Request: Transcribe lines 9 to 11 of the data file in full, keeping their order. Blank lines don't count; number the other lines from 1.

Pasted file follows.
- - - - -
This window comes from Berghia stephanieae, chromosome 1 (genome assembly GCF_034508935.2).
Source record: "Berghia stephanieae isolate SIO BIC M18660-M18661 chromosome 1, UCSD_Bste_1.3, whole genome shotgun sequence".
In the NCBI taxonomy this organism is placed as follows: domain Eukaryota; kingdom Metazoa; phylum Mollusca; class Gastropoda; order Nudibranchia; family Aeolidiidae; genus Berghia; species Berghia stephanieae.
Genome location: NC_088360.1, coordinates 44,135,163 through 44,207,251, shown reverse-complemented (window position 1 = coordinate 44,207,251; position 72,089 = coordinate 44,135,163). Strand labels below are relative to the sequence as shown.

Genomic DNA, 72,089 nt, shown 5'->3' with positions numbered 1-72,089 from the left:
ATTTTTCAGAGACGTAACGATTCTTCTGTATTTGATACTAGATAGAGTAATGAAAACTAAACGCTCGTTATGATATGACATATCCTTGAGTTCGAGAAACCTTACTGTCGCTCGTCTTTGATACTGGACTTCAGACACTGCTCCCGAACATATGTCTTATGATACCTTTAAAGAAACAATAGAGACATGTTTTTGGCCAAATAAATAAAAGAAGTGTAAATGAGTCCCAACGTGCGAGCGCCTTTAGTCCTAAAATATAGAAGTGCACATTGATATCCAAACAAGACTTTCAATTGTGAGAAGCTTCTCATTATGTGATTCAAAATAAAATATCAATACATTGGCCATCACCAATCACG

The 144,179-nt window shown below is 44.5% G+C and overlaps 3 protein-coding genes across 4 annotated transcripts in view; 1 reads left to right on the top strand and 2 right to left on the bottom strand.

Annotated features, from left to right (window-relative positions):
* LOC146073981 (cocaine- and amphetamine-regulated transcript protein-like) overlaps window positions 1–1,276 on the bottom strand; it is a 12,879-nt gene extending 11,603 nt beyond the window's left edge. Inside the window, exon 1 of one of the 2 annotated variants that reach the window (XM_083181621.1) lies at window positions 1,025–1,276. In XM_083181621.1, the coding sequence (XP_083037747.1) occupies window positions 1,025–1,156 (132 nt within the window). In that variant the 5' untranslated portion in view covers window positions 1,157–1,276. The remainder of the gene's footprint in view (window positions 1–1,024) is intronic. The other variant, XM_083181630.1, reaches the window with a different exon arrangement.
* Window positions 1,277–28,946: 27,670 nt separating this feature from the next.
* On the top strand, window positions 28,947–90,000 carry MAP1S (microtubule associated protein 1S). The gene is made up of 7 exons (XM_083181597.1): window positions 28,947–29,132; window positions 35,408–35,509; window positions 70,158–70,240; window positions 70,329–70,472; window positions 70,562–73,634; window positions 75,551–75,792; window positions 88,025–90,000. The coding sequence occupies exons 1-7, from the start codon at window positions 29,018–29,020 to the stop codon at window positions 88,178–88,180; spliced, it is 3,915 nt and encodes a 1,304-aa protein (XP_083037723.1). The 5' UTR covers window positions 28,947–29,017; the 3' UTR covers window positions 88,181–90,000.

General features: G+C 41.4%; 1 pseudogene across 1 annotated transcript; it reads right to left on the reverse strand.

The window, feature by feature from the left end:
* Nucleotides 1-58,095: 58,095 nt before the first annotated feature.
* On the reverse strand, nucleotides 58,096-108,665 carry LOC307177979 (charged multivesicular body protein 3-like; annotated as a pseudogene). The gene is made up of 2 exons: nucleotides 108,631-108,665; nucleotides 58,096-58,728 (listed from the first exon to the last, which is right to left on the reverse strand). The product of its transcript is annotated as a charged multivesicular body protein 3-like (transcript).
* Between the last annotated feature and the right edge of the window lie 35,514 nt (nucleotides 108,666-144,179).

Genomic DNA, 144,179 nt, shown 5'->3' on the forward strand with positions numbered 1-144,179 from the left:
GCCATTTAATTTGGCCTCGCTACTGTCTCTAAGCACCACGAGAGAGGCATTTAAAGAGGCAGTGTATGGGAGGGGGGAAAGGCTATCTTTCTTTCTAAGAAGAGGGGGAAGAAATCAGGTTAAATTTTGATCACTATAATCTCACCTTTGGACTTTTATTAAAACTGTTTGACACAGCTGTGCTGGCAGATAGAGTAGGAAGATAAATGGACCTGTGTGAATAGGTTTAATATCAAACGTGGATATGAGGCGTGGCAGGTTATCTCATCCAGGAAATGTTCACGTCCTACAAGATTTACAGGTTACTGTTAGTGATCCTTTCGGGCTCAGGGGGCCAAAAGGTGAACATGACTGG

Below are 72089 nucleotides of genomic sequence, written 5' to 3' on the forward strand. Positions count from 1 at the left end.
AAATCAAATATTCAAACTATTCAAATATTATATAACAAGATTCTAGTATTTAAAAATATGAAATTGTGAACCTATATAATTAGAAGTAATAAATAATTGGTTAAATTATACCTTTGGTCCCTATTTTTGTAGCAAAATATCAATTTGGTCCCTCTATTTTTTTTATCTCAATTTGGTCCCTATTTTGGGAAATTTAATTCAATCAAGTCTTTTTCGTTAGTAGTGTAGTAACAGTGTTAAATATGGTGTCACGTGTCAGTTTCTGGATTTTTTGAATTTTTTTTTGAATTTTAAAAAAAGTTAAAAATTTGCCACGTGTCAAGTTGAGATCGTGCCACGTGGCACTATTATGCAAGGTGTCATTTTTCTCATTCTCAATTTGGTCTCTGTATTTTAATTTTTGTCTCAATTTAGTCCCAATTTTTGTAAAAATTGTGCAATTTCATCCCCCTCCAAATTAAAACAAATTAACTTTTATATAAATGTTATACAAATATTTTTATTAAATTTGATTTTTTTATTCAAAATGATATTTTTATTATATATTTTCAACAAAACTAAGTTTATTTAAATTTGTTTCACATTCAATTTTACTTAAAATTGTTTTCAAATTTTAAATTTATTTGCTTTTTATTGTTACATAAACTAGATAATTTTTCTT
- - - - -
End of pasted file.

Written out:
* LOC146073981 (cocaine- and amphetamine-regulated transcript protein-like) overlaps window positions 1–1,276 on the bottom strand; it is a 12,879-nt gene extending 11,603 nt beyond the window's left edge. Inside the window, exon 1 of one of the 2 annotated variants that reach the window (XM_083181621.1) lies at window positions 1,025–1,276. In XM_083181621.1, the coding sequence (XP_083037747.1) occupies window positions 1,025–1,156 (132 nt within the window). In that variant the 5' untranslated portion in view covers window positions 1,157–1,276. The remainder of the gene's footprint in view (window positions 1–1,024) is intronic. The other variant, XM_083181630.1, reaches the window with a different exon arrangement.
* Window positions 1,277–28,946: 27,670 nt separating this feature from the next.
* On the top strand, window positions 28,947–90,000 carry MAP1S (microtubule associated protein 1S). The gene is made up of 7 exons (XM_083181597.1): window positions 28,947–29,132; window positions 35,408–35,509; window positions 70,158–70,240; window positions 70,329–70,472; window positions 70,562–73,634; window positions 75,551–75,792; window positions 88,025–90,000. The coding sequence occupies exons 1-7, from the start codon at window positions 29,018–29,020 to the stop codon at window positions 88,178–88,180; spliced, it is 3,915 nt and encodes a 1,304-aa protein (XP_083037723.1). The 5' UTR covers window positions 28,947–29,017; the 3' UTR covers window positions 88,181–90,000.